Sunday: The Antarctic summer has not yet set in. The weather in the Chilean sector has been atrocious for a very long time now. This is were the Union Glacier base is and the (our) gateway to Antarctica is.
The expeditions that have been flown out to their drop off points are really struggling. They started a lot later that hoped, and since then it has been snowing heavily with big winds and thick white-out. They are fighting to do a mere 10 kilometres as max, and many days they have been confined to their tents. This is desperate for those going far as it saps strength, test their mental stamina to the maximum and jeopardises their possibility to reach their goals.
On the other side, The Ross Ice shelf (where our team is waiting to go), the weather has been the very opposite. It has been absolutely great. But both teams out there is running a tad late due to the delayed start. They (www.sorpolen2011.no and www.tilsydpolen100aaretter.com) are both aiming for the Jubilee at the South Pole the 14th December. They can both get there, but is in need of very good ‘Polar handwork’ and a bit of luck with the weather to do that. Amundsen had some 15 stormy days in 1911 – though he did progress some in 8 of them, so to do that route without any tent bound days would be a miracle. And every day stuck means a kilometre or two added to an already strained km / day ratio. – There could be a lot of very un-Amunsensk worn out bodied at the Pole this year, but hopefully not – Scot-like as disillusioned and late…
For our team(s) we can report on still a very high spirit. . They enjoy the days, the meals and the training. But it is impossible to hide that they are straining at the leaches. Every day stuck in Punta means a tougher ordeal getting to the Pole for the 14th. At some point the window will close. So far, it is still open. But strategies are being tossed around. Our plan and hope is to climb Peak Nansen is diminishing by the hour. Sledge weights are worked over every day to find the extra gram that can be left behind. Maps and photos are studied in every loser detail to se if any time can be found up the Axel Heiberg Glacier. – It will be a highly motivated, totally focused and super hungry team that is dropped off at the Ross Barrier sometime in the next week.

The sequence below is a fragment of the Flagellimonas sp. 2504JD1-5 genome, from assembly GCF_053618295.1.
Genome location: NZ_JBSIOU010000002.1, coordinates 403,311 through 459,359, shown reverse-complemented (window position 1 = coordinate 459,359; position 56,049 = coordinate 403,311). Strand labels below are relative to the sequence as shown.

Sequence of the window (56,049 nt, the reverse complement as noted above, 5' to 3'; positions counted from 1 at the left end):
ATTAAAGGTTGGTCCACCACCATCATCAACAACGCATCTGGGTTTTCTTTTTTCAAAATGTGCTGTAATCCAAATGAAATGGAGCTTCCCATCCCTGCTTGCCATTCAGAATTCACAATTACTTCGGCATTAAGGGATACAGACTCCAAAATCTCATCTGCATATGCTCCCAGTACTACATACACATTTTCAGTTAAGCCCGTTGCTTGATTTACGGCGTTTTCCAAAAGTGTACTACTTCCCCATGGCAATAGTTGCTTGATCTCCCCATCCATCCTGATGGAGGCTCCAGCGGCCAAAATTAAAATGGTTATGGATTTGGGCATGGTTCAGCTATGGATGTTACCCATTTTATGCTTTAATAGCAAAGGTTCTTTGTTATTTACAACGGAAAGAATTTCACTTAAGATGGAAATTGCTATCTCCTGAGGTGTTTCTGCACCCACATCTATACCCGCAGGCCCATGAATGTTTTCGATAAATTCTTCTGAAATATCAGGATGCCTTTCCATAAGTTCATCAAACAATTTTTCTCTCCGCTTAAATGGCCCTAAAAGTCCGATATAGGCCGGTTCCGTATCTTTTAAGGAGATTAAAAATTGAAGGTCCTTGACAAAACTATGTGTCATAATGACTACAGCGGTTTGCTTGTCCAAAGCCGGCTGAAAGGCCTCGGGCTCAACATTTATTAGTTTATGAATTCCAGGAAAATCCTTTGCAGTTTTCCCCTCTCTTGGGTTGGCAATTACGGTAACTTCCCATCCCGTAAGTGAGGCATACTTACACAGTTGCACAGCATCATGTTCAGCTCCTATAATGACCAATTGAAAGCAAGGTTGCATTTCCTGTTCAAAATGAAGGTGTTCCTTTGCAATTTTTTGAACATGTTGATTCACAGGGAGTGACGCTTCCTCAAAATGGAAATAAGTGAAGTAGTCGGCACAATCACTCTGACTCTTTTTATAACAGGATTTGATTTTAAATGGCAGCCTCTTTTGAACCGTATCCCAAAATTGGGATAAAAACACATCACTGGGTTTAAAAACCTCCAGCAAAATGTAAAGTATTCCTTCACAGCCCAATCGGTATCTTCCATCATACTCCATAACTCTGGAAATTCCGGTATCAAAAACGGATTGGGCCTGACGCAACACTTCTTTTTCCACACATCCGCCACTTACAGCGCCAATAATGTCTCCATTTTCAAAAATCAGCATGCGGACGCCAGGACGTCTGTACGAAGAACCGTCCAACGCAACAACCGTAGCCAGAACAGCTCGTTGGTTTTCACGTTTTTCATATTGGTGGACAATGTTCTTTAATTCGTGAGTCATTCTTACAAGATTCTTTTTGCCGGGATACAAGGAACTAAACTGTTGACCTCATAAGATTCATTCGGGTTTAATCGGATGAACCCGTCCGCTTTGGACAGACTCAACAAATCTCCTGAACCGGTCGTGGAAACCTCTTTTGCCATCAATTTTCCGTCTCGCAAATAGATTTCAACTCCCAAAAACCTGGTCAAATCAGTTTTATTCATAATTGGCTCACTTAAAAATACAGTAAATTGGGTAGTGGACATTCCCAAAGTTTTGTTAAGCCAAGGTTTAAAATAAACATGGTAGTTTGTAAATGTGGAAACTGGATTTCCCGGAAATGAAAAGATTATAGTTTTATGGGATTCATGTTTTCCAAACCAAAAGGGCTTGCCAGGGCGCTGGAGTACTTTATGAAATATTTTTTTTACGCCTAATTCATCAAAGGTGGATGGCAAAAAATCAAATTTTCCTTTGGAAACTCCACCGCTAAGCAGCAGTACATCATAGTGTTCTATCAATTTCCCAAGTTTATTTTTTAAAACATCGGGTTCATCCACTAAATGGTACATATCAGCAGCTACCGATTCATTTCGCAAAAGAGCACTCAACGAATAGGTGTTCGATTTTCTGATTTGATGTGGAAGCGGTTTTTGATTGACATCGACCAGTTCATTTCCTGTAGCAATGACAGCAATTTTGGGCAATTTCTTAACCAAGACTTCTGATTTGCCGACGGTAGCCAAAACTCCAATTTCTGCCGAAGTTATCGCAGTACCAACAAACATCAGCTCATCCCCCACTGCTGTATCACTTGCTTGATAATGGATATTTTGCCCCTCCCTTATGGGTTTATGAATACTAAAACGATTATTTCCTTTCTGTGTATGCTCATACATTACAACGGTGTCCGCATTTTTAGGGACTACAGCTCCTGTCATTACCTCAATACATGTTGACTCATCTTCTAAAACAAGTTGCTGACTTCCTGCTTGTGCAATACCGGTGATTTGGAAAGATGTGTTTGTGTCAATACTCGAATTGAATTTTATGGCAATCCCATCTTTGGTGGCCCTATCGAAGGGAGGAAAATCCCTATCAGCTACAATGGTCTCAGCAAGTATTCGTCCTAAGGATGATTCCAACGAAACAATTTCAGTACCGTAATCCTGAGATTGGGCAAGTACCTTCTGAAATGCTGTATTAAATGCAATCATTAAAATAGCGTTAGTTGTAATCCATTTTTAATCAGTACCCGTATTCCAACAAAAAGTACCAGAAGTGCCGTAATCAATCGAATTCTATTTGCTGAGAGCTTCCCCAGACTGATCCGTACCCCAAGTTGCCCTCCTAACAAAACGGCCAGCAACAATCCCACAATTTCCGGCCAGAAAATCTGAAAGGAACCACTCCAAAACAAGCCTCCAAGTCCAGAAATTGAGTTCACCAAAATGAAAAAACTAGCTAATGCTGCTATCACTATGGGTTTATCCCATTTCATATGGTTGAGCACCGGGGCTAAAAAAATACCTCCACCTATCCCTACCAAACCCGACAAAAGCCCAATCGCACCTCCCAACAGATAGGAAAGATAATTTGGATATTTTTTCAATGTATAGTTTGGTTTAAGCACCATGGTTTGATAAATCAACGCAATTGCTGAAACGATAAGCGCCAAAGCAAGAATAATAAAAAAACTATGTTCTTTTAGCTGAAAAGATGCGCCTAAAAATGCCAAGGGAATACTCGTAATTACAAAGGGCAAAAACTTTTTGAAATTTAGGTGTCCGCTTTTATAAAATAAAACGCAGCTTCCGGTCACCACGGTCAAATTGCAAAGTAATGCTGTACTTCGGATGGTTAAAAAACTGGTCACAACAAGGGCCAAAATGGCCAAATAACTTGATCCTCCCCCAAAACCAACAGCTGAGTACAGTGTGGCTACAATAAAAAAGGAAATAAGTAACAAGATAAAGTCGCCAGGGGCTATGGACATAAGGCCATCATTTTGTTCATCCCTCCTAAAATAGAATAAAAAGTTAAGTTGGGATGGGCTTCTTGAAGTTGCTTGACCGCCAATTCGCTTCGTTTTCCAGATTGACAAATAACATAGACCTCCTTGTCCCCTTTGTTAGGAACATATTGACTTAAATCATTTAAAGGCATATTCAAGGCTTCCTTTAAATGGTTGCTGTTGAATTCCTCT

The best guesses is that it looks like a weather window from Wednesday at Union Glacier. At the same time the weather looks good at the bottom of Axel Heiberg… we are crossing fingers, toes, - everything!
The last couple of days our friends have broken away from the wait in Punta and taken on the Torres del Paine. There they too got a taste of strong winds as they hit 44m/s or 158km/h gusts! But, it bettered and they got 2 great days with some good walks in the stunning Patagonian landscape. It truly is one of the natural wonders of this world, so if you have not been there, start planning to go!
Now it is back to Punta and hopefully the last day or two of waiting.